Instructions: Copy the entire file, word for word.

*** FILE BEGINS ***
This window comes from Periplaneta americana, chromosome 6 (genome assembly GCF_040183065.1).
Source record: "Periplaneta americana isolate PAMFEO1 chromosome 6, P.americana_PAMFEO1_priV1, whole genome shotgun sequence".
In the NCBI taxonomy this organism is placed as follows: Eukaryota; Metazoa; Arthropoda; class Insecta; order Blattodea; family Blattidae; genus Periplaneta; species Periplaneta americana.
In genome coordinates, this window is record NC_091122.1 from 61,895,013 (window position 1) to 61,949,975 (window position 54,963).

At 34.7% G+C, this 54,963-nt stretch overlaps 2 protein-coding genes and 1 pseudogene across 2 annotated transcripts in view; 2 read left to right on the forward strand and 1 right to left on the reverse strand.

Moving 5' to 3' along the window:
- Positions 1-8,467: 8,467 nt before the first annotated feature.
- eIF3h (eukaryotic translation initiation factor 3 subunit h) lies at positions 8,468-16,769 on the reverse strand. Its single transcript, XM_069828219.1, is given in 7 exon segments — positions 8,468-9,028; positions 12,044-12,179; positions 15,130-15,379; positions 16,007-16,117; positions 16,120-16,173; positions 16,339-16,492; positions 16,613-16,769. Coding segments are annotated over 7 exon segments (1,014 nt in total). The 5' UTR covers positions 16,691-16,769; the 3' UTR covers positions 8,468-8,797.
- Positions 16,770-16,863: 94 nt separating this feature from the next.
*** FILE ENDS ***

This window comes from Periplaneta americana, chromosome 6 (genome assembly GCF_040183065.1).
Source record: "Periplaneta americana isolate PAMFEO1 chromosome 6, P.americana_PAMFEO1_priV1, whole genome shotgun sequence".
In the NCBI taxonomy this organism is placed as follows: Eukaryota; Metazoa; Arthropoda; class Insecta; order Blattodea; family Blattidae; genus Periplaneta; species Periplaneta americana.
In genome coordinates, this window is record NC_091122.1 from 61,895,013 (window position 1) to 61,949,975 (window position 54,963).

At 34.7% G+C, this 54,963-nt stretch overlaps 2 protein-coding genes and 1 pseudogene across 2 annotated transcripts in view; 2 read left to right on the forward strand and 1 right to left on the reverse strand.

Moving 5' to 3' along the window:
- Positions 1-8,467: 8,467 nt before the first annotated feature.
- eIF3h (eukaryotic translation initiation factor 3 subunit h) lies at positions 8,468-16,769 on the reverse strand. Its single transcript, XM_069828219.1, is given in 7 exon segments — positions 8,468-9,028; positions 12,044-12,179; positions 15,130-15,379; positions 16,007-16,117; positions 16,120-16,173; positions 16,339-16,492; positions 16,613-16,769. Coding segments are annotated over 7 exon segments (1,014 nt in total). The 5' UTR covers positions 16,691-16,769; the 3' UTR covers positions 8,468-8,797.
- Positions 16,770-16,863: 94 nt separating this feature from the next.